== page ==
Come here to see the teaching life continue... in LIBYA!
Random thoughts, comments, observations and general fluff from a random bint who left London at the end of September 2004 to embark on a new life and new adventures in Tokyo, land of the cute.... and is leaving mid-June 2010 - and counting!
Come here to see the teaching life continue... in LIBYA!
It's Friday 18th June. 2.50am. I should be 'getting up' at 5am to head to the airport... and onto the next chapter in my life. I was too hyped to sleep earlier, despite getting just three hours sleep last night. Seems to make more sense to sit it out now and doze on the way to the airport and on the flight instead.
Early hours of Sunday morning: Picture the scene: I'm sitting on my futon; above me the aircon hisses away, the tv is on - it's the news. In Japanese. I can guess what the stories are but I'm not paying that much attention. In front of me are things, behind me are things. In fact, see me as the centre of a clock with numbers in every direction. Now change the image of those numbers to - things. Things, things, things.
There was (is?) a stray cat outside my sliding doors. I had the doors and curtain open, and suddenly saw this little face staring at me. I opened the mozzie screen to see if the cat would come in. It wouldn't. But kept staring. I put my hand out but it wouldn't come towards it. I noticed it had infected weepy eyes and some mange. It moved back a little. I held my hand out again and it moved forward, cautiously, and swiped my hand. Long claws. Ouch. Luckily it didn't draw blood. I didn't know what to do. I don't actually have anything edible in the house that I could have given the cat anyway. It kept staring. I got bored. Eventually I just shut the doors and curtains. And felt guilty. Until I realised how many bugs had come in during the time the screen was open. Then I stopped feeling guilty.
How can I be expected to sleep when I have so much to be excited about?
And things to be not so excited about:
I never got round to coming back to my A - Z post or things I like / don't like here. Maybe I will; maybe I won't. Depends how depressed I get with packing!
Today is all about numbers:
I am currently having major second thoughts about 'the place I'm going to after London'.
Despite not sleeping much last night, got up early and had a very good study session in Kichijoji. I can't study at home as I play on the computer, nap and a heap of other things.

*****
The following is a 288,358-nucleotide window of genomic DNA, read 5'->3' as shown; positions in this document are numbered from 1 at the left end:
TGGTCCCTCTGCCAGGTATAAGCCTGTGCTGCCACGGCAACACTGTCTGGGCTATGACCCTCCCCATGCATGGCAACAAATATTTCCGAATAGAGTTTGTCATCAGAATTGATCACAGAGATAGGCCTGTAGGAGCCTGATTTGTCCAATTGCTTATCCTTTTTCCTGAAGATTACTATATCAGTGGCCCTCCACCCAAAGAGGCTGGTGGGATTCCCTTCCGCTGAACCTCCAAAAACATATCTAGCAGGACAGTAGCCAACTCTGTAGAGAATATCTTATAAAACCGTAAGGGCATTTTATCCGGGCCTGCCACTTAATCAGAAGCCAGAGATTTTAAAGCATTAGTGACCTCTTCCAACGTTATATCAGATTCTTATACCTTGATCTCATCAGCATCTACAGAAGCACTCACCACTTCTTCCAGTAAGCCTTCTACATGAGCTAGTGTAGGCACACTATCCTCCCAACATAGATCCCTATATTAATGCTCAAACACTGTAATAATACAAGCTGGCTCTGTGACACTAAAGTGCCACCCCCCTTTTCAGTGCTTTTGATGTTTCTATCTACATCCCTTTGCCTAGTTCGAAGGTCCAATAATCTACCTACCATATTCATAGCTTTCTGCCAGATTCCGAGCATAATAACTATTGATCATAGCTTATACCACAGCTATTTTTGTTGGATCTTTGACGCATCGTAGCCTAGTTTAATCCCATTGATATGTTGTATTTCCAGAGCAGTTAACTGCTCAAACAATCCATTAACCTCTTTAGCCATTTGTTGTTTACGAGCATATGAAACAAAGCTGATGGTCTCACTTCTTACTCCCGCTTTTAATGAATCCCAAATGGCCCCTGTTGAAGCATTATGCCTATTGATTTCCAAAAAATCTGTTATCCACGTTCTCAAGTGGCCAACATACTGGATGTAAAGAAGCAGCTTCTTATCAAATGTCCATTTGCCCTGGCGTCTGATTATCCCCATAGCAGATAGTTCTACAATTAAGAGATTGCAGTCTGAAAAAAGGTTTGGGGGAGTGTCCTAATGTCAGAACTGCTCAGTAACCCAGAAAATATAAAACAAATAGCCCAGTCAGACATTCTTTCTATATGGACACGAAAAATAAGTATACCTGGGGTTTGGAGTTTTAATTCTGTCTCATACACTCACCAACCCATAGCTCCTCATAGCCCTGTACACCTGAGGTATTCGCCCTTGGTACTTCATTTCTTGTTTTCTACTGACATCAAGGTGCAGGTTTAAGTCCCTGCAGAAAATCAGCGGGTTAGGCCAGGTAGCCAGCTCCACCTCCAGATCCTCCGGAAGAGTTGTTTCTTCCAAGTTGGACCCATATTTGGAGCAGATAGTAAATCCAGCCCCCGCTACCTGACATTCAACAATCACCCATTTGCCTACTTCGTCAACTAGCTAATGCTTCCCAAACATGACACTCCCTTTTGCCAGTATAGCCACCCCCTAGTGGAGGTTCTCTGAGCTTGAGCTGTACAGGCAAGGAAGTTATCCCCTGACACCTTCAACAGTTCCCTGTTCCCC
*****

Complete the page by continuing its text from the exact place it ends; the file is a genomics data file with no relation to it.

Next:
A is for Animation - is anyone not crazy about animation here? Whether it's comics or cartoons, everyone seems to be nuts for it. From the salaryman, reading his porno manga on the train, to the 18-year old school boy dangling his favourite Disney character from his phone; from the cartoon characters warning you against getting your fingers stuck in the train doors, to the cute character on the garbage vans. From his and her matching cartoon character clothing, to the old lady with cartoon characters dripping off her stationery. It's everywhere.
Takes battle stance for potential can of worm opening time:
1. Convenience Stores - they're just so... covenient for last minute groceries and a million other things.
We're in the middle of a pre-rainy season almost daily non-stop pissing it down season.
November 2007 NOVA, one of the big chains of language schools in Japan, collapsed.
I adore some of my students but others should definitely be either at home sleeping or running around a football pitch to expend their energy. They shouldn't be coming to us.
And unlike some organisations where students attend 2 or 3 times a week for 90 minutes at a time, how on earth can people expect to progress when they come for 30, 40 or 55 minutes once a week and can't be bothered to study in between lessons. It's a struggle to teach them. They don't show progress because they don't put the effort it. They choose to study for whatever reason but I don't think the reasons are 'solid' enough. The courses are ongoing. They never end. There's no goal. There's no exam at the end. There's no progress check before going to the next level. Many of the students have never gone abroad. Most of them are certainly not brave enough to go on a trip that isn't an organised tour. They don't NEED English. They know this. And that's half the problem. The number of students who came back from a trip abroad who, when asked if they practiced their English when away, said they didn't is staggering.
There. I said it. I said what I really feel.
I'm not talking about every Japanese person. I'm not even talking about every Japanese student of English. But for the majority of students who come to our schools, it feels like this is the case.
Things that once seemed amusing to me are now just irritating. The time really is right to get out.
On even more devastating news: my external hard drive, containing thousands of photos, documents, movies, songs, etc has died. I've tried freezing it. Nothing. Am gutted. Hopefully a data recovery service can work some magic - and without charging an arm and a leg for it.
A colleague, who is also leaving, and I were talking about work today. He said, 'there really isn't anything you're sad about leaving here, is there?', and it got me thinking. It's not that I'm actively not sad, if that makes sense, but rather that there's so many quirky ways of working and quirks in students, students parents, that sometimes I do find myself sighing in relief at the thought of leaving.
I spent all of yesterday completely knackered, got home, put the heating on it was so cold, fell asleep. Guess what? I then wasn't tired until about 3.30am. Am, again, exhausted.
... I'm bouncing around in a bubble of excitement about September. No anxieties today.
I can't believe it's cold again. Yesterday was lovely.
A full-time job.
Today I feel a little bit calmer.